Sunday, March 22, 2020

Sentimental Sunday – Snippy the Horse

My siblings and I getting a first hand look at Snippy.

Any of us who lived in Colorado in the late 1960s will probably remember Snippy the Horse. I certainly do. I was ten years old in 1967 when the news of Snippy hit the air waves. Snippy was a horse that killed under strange circumstances – still strange to this day according to several articles. My siblings and I were fascinated by all the talk of UFOs surrounding the mysterious mutilation of poor Snippy.

We lived in southeastern Colorado and Snippy was from a farm south of Alamosa, Colorado, so it was close enough we heard a lot about it. Snippy, a three year old horse was found dead with all the flesh stripped from his head and neck. An autopsy revealed unexplainable missing organs. There were unusual signs in the field around him and several people throughout the area reported seeing what seemed to be UFOs during the days surrounding this event.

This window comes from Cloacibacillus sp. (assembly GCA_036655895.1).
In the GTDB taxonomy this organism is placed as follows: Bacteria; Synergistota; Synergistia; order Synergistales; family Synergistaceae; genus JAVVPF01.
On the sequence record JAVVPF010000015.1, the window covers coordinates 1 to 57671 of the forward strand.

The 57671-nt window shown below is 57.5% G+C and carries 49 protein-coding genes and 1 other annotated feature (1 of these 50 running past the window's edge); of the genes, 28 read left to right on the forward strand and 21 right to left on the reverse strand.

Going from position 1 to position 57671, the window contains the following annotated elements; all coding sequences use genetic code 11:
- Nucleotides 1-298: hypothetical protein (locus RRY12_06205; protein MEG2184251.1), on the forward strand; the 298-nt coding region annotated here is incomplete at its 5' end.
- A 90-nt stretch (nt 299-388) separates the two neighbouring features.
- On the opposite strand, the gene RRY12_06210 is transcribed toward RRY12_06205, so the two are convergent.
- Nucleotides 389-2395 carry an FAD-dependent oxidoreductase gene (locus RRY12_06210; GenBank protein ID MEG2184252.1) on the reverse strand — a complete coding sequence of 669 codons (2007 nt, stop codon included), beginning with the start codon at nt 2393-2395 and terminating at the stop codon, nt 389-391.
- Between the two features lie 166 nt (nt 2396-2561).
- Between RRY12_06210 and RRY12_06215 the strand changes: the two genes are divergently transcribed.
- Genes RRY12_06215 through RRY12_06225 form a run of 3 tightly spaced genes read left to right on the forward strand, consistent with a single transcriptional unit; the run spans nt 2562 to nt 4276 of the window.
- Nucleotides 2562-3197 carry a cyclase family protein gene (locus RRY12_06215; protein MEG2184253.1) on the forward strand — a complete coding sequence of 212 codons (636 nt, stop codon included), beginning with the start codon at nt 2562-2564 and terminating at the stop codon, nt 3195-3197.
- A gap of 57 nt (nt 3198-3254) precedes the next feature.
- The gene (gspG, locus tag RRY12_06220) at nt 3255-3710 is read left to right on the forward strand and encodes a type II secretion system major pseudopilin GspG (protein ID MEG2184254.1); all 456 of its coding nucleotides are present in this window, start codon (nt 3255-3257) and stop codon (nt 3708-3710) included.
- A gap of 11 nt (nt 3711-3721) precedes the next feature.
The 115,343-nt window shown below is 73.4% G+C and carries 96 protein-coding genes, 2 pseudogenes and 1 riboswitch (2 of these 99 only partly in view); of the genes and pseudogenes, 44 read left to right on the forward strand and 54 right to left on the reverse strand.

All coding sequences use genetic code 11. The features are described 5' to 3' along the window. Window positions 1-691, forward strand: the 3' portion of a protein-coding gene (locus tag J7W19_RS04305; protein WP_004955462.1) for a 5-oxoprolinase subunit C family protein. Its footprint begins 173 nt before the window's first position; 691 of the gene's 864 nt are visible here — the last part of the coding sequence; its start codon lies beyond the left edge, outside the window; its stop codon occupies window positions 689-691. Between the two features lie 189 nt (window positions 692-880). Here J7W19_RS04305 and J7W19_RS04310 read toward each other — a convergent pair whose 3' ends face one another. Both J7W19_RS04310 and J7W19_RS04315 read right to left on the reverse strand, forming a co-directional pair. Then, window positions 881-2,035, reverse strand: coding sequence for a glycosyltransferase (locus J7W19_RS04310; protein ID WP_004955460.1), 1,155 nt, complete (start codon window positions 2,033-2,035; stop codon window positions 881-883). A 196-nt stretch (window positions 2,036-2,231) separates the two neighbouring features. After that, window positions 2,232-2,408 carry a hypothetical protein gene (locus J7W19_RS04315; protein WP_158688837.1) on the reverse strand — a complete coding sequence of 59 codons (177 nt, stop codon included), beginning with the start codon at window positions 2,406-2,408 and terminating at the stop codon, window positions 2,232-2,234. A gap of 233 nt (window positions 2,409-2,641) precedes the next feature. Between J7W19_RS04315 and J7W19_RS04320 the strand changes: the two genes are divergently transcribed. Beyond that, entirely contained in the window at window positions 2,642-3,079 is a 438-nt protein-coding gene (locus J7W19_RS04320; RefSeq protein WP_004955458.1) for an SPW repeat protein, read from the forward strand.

It seems there were plenty of official investigations but nothing conclusive ever turned up. Snippy’s body was autopsied and studied and eventually his skeleton became a tourist attraction. The pathologist that autopsied him shortly after he was found, said there were no signs of entrance in the body but the abdominal, brain and spinal cavities were empty.[1] This and the fact that high radiation levels were found in the area caused the University of Colorado’s Air Force sponsored UFO study to call in a nuclear physicist, a psychologist and an animal expert to investigate the area,  and talk with area residents about their UFO sightings.[2]